I have just watched the Sunday Politics again (see previous blog entry) and it is the NHS Confederation that is telling us that more A&Es should be closed because we need to spend the money on specialised services. So Burnley A&E was closed because the Trust did not want to duplicate services in both Burnley and Blackburn.
Rineke Schram, the Medical Director of the East Lancashire Hospitals NHS Trust was interviewed and started by telling us that "we haven't been as honest as we could be..." Was she about to tell us that their decision to close an A&E was wrong? Far from it. What she meant by "honest" was she hadn't got enough information out about how right they were to close Burnley's A&E. At least the BBC reporter got it right when she said that the closure was a PR disaster for the Trust.
Rineke makes the case that heart attacks can be treated "quite well" but you have to pay for this specialised service which is associated with Blackburn's A&E. Unfortunately this unit is not much use if you die from your heart attack or if you die in the thirty minutes or more that it takes you to get to a more distant casualty. One member of the public commented that he would not like to be in the ambulance that got stuck on the motorway.
It is important to strive for improvement in patient services including the outcome for the victims of heart attacks but this should not be done at the expense of a valued A&E service. The Duke of Edinburgh knows exactly what I mean and so does Gordon Birtwistle, Burnley's MP. He reckons that 95% of emergency treatments could be dealt with in Burnley and that was my gut feeling in the last blog. It seems so logical. We know that many routine and common procedures do not need expensive adjoining units. We know that we want a local routine service.
Rineke added that her Trust meets its targets. Well it is obvious that the Trust has no target of keeping a local casualty and if you don't have the target then it won't be measured, but I can tell her that a local service is wanted.
Mike Farrar, the Chief Executive of the NHS Confederation tells us that there has been an improvement of up to 20% of people surviving heart attacks because of the specialised unit in Blackburn. Well I am not sure what this statistic means. 1% is up to 20% so does he mean 1 or 20? What does "up to 20%" mean?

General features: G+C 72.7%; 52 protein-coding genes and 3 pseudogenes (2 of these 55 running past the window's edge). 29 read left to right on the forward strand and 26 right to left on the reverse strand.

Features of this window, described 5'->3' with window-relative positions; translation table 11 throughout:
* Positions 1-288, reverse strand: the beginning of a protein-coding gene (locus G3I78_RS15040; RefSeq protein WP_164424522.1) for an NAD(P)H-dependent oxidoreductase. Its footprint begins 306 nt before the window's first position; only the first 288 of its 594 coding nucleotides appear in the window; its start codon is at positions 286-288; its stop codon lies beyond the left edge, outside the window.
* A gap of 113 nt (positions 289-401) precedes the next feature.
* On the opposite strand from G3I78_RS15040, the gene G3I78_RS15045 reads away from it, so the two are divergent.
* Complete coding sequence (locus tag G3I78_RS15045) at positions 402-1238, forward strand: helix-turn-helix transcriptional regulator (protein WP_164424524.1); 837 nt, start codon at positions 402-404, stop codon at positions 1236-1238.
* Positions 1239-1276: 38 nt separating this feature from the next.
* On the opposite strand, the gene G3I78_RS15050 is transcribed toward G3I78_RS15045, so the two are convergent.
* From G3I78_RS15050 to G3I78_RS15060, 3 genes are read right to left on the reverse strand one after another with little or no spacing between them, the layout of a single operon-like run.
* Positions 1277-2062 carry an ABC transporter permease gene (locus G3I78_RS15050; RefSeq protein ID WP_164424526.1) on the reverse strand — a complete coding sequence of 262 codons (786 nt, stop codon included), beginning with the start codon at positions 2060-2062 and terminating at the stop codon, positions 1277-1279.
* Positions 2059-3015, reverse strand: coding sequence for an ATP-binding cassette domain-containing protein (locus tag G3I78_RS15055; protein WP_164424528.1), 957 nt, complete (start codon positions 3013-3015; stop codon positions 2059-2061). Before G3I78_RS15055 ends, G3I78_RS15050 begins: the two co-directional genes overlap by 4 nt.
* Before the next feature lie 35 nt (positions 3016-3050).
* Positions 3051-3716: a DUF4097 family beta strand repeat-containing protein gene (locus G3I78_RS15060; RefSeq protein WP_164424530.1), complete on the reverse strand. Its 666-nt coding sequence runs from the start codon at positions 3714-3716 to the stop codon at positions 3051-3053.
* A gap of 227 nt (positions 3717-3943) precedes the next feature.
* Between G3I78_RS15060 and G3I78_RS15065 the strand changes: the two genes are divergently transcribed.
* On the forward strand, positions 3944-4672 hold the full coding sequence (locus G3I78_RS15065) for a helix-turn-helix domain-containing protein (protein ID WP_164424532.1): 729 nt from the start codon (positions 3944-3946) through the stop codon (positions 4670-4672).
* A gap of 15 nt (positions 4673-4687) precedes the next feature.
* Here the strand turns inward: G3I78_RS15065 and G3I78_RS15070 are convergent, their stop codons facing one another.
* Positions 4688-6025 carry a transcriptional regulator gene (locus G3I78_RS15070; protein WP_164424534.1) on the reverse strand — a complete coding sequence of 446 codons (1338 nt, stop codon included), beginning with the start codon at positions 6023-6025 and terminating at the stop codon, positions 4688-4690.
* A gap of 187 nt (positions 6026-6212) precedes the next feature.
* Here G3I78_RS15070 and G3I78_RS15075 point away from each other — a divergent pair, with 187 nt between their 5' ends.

I would question Mike's use of statistics because he goes on to tell us that it is 7 miles from the Burnley to the Blackburn hospital. I have checked the AA Route Planner (have a go yourself) and it tells me it is 16.2 miles! Even allowing for air ambulance it isn't seven. Mike asks a rhetorical question as to whether we would agree with travelling an extra seven miles if we thought we had a 20% better chance of survival? Well I bet that statistically you are much more likely to need a service other than a specialised cardiac service. I don't understand either of Mike's figures anyway. The presenter, Arif Ansari asked him where the 20% comes from and he "thinks" it is Trust information. Is that the same Trust that needs to be honest with us?
Councillor Geoff Driver felt that it was just a false perception that told the people of Burnley that they were worse off because their unit had closed. He said they may even be fearful of this closure so "we have to convince them that it is better so what we have to do is keep monitoring". Let me explain that monitoring may not give him the results that he wants and if the expectations of the people of Burnley were monitored then Geoff would certainly not get the results that he wanted.
Burnley people aren't just intuitively feeling that closure is bad. They know that a visit from a relative will be much more difficult. Not everyone has a car and bus services are bound to make life a lot more difficult for relatives and friends. You don't need intuition to tell you this, but Geoff says "we've got to keep convincing them that they've got a better service". You're right there Geoff.
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